Kathleen Brokke designed the garden as more of a landscaped garden with specimen plants rather than a wild flowing native prairie look. We did not believe everyone was quite ready to accept this more natural look. In addition, this approach seemed more respectful of the tradition in our community toward controlled gardens. Further, the garden is next to showy annual beds. We needed a garden which would hold its own with controlled beds high on constant color.

During the growing season (that first year), we kept fairly regular traffic in the garden, including volunteers to tend it, classes, discussions with significant publics telling the story of the prairie. Our belief is that the more people are seen in the garden tending it, enjoying it, learning from it, the more it will belong there. As we come into that second year, "use" is happening on its own.

We pay attention to litter in the area. We live in a windy place and our people don’t pick up after themselves very well. The plants become homing sites for litter in wind. We make routine visits to the garden to tidy up and encourage anyone visiting there to do the same.

We keep after weeds. Most people show no tolerance for weeds in public gardens, although some would not recognize the difference between a weed and a native prairie plant. In fact that is precisely the problem. Native prairie plants have been labeled weeds. The weeds we keep after are those that are invasive exotic species which would take over a bed if we would let it. We won’t.

We planted a few more Black-eyed Susans that first year than we will have over time. A lot of folks have attachments to this showy flower. "Susans" are easy to grow and put good fairly long lasting color over the summer season.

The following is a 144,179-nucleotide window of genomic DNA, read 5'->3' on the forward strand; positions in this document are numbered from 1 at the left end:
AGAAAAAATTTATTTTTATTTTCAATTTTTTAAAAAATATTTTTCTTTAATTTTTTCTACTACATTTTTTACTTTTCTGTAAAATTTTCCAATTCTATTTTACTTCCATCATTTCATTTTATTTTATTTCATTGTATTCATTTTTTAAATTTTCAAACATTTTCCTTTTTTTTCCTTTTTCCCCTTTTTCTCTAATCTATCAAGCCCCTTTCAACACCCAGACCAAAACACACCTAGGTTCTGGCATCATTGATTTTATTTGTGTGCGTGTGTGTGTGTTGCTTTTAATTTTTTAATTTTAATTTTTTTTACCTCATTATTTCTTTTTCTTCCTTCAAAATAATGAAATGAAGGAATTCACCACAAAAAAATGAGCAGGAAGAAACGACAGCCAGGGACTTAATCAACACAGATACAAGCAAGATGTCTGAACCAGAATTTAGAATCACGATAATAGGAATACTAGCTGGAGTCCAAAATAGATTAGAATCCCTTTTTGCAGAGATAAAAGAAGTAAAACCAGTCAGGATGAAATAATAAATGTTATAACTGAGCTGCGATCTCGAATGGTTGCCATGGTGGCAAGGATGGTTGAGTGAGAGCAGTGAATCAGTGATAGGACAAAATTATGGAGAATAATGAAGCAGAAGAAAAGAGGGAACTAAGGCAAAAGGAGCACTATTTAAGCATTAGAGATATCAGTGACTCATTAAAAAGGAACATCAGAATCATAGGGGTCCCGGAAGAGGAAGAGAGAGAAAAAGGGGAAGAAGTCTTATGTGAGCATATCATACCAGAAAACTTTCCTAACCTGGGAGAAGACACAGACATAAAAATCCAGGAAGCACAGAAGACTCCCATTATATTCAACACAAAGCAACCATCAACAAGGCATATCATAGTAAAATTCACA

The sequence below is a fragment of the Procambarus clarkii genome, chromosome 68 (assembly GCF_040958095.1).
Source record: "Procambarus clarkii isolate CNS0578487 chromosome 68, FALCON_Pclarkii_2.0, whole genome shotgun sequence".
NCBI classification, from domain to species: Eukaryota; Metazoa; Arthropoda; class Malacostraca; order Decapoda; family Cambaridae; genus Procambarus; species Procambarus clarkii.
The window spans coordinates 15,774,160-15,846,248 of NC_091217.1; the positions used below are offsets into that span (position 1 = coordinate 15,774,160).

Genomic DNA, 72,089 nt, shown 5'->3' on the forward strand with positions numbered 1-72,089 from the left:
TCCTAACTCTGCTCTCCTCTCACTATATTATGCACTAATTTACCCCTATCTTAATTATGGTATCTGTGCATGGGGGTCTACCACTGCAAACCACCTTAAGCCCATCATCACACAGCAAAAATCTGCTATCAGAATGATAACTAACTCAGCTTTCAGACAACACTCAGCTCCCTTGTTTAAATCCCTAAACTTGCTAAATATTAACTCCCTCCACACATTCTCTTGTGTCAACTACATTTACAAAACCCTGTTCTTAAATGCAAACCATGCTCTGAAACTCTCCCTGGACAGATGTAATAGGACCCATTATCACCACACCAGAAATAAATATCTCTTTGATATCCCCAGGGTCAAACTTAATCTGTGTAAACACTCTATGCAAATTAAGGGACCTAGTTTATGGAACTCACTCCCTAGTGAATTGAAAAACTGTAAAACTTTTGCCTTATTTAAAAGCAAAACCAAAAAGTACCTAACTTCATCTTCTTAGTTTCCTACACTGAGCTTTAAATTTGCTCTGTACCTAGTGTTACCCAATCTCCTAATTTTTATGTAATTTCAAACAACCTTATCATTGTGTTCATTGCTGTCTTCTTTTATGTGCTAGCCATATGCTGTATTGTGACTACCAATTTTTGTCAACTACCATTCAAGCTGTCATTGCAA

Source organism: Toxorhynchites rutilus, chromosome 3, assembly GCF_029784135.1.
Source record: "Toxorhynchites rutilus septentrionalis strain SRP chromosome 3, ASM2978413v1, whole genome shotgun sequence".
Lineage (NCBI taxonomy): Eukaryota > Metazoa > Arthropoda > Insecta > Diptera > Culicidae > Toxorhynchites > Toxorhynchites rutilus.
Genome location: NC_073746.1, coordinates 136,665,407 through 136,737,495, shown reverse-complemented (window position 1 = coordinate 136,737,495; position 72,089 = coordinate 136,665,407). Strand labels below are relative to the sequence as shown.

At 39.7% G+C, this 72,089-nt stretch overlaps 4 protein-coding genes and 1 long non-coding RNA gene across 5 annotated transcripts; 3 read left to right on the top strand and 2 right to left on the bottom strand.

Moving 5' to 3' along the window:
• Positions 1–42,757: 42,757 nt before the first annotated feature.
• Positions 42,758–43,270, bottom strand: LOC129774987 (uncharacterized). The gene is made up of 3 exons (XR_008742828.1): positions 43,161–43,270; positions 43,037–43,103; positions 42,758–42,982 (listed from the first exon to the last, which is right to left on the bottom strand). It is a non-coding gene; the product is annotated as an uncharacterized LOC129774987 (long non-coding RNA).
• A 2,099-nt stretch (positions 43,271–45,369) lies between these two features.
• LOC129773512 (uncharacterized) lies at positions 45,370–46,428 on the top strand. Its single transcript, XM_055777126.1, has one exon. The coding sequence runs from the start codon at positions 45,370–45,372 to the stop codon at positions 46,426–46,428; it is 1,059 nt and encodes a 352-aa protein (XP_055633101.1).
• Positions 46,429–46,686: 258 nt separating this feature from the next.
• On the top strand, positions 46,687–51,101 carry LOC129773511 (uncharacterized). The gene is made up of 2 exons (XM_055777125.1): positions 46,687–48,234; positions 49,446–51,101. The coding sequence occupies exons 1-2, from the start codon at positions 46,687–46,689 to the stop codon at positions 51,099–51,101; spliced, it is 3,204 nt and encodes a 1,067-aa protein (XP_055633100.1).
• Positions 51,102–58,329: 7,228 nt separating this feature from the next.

We have planned various activities around the garden, including “opening the soil” (April 16, 2001) and dedication (April 23, 2002).

We have invited the press to help tell the story and spread the word.

The plants will be marked for identification.

This web site is being used to interpret the garden, to encourage people’s connection with it, to summarize questions and comments that Soaring Eagle Prairie Planners have received. We intend that people visiting the garden will be able to note names of plants and connect with the web site for their stories.

In the early stages, the garden may include more flowers than grasses simply because our people are more accepting of flowers and not quite as understanding of grasses. This, however, is a grassland region, and the grasses made the region what it is. Fewer varieties of grasses were found on the prairie and far greater numbers of varieties of flowers were present, yet grasses were the dominant "bio-mass". More and more grasses will be added over time, although the majority of the plants are likely to be flowers (forbs).

We are listening to the comments and questions of the garden. And in some cases, we are acting on comments and recommendations. Richard Crawford has asked administrators to direct negative comments to him. So far none have been received. In fact, the response has been more positive than we had ever dreamed it would be in the initial stages. Some have had suggestions which would insure the success of the garden; for example, several individuals suggested that benches near the garden would be nice. That plan is in the works and should be completed sometime soon.

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Glinda Crawford, Professor, Environmental Studies, Dept. of Sociology & Criminal Justice, Box 7136, University of North Dakota, Grand Forks, ND 58202. e-mail: glinda_crawford@und.nodak.edu